Blog #1: Landscape 4 comments

Do you think identifying nature as a resource separates us from it? Is there another way to frame our role in nature that might be possible?

It is a difficult thing to separate a thing from it’s use and it’s value — when one doesn’t use something to it’s full capabilities, they are accused of being wasteful, but when one uses something without regard for the value, they are supposedly “heartless.” This separation of item as resource and item as aesthetic is an ongoing debate in the state of Alaska. One fairly current debate is ANWR (Arctic National Wildlife Refuge), where there is discussion about whether to leave the refuge alone or tap into the possibility of a rich old field.



In one of our readings, the excerpt titled “Uncle Charley” from My Way Was North, by Frank Dufresne, this debate was presented without much argument between both sides. Instead, each side was personified and placed next to the other in contrast, with Uncle Charley being entirely consumed with gold in Nome, while the narrator couldn’t even focus on the prospect of gold due to the rich scenery with flora and fauna (112). In the case of Uncle Charley, his obsession with extracting the natural resource from the land made it so that he seemed to miss a lot of the wonders that were observable. The narrator, on the other hand, while seemingly unaware of gold as a resource, saw the beauty and abundant fishing as it’s own resource.

The narrator’s view on the subject is one way to approach the chasm that separates the two ideas of value vs exploitation. He appreciates the land for what it is, and takes the natural, livable gifts that are presented as usable resources (which also so happen to be resources that are renewable if respected). Gold and oil, on the other hand, while not necessarily finite, take so long to repopulate that they can be regarded as finite. Approaching nature with the goal of exploitation, especially exploitation that seeks to use up a resource, is not a realistic approach. One must have respect for the bounty and understand the process of renewal, whether it be a few years for salmon to mature or thousands of years for oil to be created, to be in proper harmony with nature.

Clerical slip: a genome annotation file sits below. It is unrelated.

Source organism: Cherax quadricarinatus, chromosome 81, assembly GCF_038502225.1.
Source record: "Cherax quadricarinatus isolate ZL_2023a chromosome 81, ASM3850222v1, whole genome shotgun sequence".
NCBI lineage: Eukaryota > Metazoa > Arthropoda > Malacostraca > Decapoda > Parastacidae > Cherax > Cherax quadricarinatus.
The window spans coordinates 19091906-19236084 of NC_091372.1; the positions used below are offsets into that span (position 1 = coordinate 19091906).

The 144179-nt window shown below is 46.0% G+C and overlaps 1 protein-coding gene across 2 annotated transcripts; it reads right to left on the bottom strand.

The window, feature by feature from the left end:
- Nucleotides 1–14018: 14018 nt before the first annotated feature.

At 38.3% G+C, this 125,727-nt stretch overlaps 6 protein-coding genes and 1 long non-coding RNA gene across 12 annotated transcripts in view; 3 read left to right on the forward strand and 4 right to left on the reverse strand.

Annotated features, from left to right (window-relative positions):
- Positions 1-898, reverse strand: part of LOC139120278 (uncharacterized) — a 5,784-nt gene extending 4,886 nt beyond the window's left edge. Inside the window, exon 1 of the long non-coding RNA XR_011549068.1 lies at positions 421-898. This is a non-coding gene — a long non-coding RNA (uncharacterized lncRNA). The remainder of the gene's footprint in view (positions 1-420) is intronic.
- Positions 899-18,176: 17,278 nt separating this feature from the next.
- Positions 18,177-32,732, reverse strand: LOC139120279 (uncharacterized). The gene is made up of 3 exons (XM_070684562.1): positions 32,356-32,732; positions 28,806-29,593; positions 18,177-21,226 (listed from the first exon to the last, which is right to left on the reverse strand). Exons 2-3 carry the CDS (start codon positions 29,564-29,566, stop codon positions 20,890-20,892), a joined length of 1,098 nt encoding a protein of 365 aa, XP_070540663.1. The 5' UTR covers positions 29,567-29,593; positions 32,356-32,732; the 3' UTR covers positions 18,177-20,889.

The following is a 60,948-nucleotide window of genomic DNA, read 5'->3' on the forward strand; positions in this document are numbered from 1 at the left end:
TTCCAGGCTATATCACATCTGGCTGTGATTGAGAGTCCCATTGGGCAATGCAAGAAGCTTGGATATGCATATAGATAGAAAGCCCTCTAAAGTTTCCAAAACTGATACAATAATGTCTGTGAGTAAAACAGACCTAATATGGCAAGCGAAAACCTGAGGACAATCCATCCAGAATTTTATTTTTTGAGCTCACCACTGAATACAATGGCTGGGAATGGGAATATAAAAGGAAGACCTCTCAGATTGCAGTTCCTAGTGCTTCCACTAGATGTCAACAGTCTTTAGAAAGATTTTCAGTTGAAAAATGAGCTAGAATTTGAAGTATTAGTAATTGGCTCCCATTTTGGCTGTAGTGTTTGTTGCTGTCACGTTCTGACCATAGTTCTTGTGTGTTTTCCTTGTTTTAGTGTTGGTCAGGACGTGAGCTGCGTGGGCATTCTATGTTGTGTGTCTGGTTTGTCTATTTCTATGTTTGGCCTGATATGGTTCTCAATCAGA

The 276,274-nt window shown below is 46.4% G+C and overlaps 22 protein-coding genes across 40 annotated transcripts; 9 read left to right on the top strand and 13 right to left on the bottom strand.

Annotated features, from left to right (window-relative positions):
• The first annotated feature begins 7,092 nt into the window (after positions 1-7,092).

Source: shpilenok via

Source: shpilenok via



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4 thoughts on “Blog #1: Landscape

  • karen randlev

    It depends on the founding ethic for connecting to the natural resource is a western or native american one. Westerners, esp. in 20th century, often see say the fish as a resource to mollify hunger bc man is on a higher plane (and thus more important in the scheme of things than fish) versus native american which will thank the fish for offering itself to man, viewing the relationship as a personal and permanent connection which is co-existing and continuous.

    • pmullin1

      I think another issue here is that westerners look for profiting by taking natural resources- for instance the buffalo hunters, the beaver trappers, etc, etc. It is not only how we were brought up differently, but how we were taught- whether to respect the land or not. I know many farmers who saw the land was something they were to keep to pass on to future generations and tried to take care of it and preserve it’s usefulness.

  • pmullin1

    ANWR has been such an ongoing debate because everyone knows even with promises and check guards, that the land can be damaged and it would take years to recover. Life there, as we know it now, could be lost forever. The caribou is such a big part of our heritage and its migrating through our land is precious and should be safe guarded. Same with our streams and river for our fish. But how do we balance that against natural resources we could be using. So many of our natural resources have vanished over the years or at least diminished that it is a real concern.

  • Madara

    “It is a difficult thing to separate a thing from it’s use and it’s value” That’s a great point. I think even the word “resource” creates (or reflects) a relationship that is one of consumer and consumed. Maybe if we reframe the language we use to talk about our local ecosystems, we can begin to change our understanding of the relationship.